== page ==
An 0.18 μm thick Sm-Co7.1 layer is vacuum-deposited on a glass plate by the method described in Example 2. This constitutes sample A. The experiment is repeated, but subsequently an oxygen partial pressure of 5.10-4 mm Hg is set up in the vacuum-metallizing apparatus by introducing oxygen, and only cobalt is evaporated. As a result, a bluish top layer of cobalt oxide, 50 nm thick, forms on the Sm-Co layer. This constitutes sample B. Both samples are then exposed for 24 hours to an atmosphere saturated with water vapor, at 40° C. After this exposure, no change in the layer is found on either sample. The wear resistance of sample B increased to less than 0.10 nm/stroke due to the cobalt oxide top layer.
An electromagnet is fitted externally around the bell jar of the apparatus described in Example 2. The bell jar consists of non-magnetic steel. A uniform magnetic field of 6 kA/m is produced in the vacuum by means of this electromagnet, with the field lines running parallel to the plane of the base. Sm-Co3.1 layers are deposited on glass plates by the method described in Example 2. The direction of the uniaxial anisotropy is determined by means of the Kerr magnetometer. It is found that the easy axis runs parallel to the magnetic field lines during vacuum deposition.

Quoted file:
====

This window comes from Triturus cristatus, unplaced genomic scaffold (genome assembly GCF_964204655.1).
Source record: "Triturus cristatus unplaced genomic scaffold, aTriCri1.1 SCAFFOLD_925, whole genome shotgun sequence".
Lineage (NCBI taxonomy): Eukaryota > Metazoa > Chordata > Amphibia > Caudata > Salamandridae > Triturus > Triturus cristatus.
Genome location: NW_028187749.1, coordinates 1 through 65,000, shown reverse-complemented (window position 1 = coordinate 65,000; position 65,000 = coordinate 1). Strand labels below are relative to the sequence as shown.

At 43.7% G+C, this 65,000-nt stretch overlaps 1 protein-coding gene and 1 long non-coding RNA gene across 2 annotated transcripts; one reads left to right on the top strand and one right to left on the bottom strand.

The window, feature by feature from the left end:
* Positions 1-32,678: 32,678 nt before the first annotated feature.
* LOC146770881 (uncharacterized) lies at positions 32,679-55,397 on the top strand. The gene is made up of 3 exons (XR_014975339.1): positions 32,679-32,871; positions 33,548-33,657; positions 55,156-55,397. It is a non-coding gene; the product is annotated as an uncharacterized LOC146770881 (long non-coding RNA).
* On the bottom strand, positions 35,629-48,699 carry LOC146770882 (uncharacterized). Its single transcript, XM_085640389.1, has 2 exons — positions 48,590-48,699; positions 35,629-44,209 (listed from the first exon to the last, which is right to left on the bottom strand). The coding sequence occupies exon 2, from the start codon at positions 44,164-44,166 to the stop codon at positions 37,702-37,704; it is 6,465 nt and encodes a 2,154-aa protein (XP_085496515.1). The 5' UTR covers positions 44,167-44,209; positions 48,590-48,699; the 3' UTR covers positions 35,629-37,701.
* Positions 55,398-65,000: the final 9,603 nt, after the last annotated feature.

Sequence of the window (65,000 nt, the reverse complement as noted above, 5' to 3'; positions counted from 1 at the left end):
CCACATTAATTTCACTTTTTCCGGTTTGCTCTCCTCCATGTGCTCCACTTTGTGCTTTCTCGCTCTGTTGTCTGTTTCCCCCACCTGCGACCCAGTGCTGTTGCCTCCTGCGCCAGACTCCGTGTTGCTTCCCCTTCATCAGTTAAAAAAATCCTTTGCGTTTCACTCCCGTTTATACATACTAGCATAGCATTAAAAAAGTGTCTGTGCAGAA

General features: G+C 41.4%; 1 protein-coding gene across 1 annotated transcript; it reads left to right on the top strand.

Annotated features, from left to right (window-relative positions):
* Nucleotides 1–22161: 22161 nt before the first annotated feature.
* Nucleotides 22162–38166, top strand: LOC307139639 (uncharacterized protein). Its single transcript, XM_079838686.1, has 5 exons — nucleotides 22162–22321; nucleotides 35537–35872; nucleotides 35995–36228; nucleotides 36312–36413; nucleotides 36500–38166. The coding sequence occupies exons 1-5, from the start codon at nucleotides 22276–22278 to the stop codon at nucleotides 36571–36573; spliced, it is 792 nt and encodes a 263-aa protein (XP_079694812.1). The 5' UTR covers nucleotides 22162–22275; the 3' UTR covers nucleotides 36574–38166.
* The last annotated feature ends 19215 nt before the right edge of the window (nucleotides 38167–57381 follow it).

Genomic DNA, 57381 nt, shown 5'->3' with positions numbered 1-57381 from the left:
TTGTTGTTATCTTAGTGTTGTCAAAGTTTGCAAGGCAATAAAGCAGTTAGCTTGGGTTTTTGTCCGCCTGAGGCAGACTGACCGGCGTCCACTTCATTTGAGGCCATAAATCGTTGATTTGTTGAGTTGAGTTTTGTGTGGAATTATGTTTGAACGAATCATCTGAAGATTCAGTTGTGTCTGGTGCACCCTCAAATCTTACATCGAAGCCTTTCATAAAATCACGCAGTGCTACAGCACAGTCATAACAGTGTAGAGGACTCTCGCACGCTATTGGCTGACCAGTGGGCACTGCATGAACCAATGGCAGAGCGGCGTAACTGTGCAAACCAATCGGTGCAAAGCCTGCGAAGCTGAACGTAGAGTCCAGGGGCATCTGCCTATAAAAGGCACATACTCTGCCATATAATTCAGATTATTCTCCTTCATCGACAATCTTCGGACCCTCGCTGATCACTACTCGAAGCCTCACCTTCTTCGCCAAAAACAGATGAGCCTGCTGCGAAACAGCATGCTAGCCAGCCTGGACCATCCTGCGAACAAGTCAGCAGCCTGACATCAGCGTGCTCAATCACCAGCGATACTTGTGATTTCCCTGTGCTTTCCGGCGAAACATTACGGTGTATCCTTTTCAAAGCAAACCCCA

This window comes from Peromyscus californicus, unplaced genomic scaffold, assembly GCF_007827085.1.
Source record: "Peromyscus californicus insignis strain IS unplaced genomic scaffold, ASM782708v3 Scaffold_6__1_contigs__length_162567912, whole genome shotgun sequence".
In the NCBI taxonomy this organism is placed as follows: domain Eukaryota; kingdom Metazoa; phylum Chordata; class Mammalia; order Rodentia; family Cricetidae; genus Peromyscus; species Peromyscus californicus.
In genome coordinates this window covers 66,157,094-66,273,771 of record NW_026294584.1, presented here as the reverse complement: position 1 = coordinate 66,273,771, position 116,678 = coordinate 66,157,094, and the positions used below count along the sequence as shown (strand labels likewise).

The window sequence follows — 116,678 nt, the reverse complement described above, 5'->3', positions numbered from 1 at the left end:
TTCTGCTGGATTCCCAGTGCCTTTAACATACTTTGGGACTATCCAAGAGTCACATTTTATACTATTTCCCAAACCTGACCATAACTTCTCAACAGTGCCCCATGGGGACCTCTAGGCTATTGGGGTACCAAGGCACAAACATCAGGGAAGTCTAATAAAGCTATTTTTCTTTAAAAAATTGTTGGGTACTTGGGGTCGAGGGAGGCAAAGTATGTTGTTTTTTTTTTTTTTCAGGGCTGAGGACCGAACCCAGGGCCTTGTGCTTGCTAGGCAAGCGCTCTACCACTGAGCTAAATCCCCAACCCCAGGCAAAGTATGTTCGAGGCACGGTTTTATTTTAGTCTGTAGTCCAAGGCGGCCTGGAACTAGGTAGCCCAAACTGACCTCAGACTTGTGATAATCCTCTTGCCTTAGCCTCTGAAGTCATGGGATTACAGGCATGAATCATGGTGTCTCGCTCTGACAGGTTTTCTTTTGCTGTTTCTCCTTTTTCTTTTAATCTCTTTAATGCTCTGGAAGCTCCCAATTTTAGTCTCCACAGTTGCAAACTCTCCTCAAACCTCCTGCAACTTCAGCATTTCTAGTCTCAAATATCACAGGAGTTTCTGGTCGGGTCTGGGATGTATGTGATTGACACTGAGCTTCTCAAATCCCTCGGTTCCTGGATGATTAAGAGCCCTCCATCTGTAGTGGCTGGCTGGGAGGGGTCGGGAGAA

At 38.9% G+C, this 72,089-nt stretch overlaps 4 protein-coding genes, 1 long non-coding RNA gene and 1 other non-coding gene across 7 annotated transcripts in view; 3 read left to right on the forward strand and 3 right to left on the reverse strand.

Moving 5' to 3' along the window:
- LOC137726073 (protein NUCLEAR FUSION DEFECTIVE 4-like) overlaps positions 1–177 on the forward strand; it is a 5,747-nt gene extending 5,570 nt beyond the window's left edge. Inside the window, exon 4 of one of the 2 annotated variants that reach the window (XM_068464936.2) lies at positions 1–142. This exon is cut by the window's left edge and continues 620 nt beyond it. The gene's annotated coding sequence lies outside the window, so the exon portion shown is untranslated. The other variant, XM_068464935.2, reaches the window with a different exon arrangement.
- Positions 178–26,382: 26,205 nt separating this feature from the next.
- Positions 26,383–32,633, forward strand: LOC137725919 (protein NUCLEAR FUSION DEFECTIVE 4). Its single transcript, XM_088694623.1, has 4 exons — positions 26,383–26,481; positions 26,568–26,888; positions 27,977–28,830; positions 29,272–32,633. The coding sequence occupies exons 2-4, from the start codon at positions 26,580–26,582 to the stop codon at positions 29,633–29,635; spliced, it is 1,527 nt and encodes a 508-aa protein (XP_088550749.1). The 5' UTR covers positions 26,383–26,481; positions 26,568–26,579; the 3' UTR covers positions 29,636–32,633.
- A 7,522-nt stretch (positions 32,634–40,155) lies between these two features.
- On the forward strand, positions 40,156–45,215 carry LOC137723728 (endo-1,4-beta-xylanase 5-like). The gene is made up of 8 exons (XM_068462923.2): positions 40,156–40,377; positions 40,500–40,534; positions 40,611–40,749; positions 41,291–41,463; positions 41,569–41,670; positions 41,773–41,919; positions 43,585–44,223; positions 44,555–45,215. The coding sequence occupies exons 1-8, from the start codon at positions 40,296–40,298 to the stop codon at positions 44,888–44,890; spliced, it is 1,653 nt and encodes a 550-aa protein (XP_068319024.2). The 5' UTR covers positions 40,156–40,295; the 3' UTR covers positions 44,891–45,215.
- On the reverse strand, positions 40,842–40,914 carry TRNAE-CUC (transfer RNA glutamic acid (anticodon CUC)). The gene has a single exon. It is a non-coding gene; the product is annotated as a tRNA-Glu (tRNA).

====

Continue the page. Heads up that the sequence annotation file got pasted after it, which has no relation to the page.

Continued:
The procedure described in Example 6 is followed, except that the glass plates are caused to rotate at 20 rpm, by means of an electric motor installed in the vacuum-metallizing apparatus, during deposition. In addition, the glass plates are not coated simultaneously over their entire surface, but instead most of their surface is covered by a fixed metal sheet, having small openings in the form of 20° sectors. The openings are so arranged that the apex coincides with the center of rotation of the substrates and the longitudinal axis of the openings is at right angles to the field lines of the electromagnet. The resulting Sm-Co3.1 layers are examined for uniformity of thickness by measuring the light transmission, and for the position of the easy axis by measurement with a Kerr magnetometer. It is found that as a result of the magnetic field and of the rotary motion of the substrates behind the shutter during vacuum deposition, uniformly thick Sm-Co layers with a concentric preferred direction of magnetization are obtained.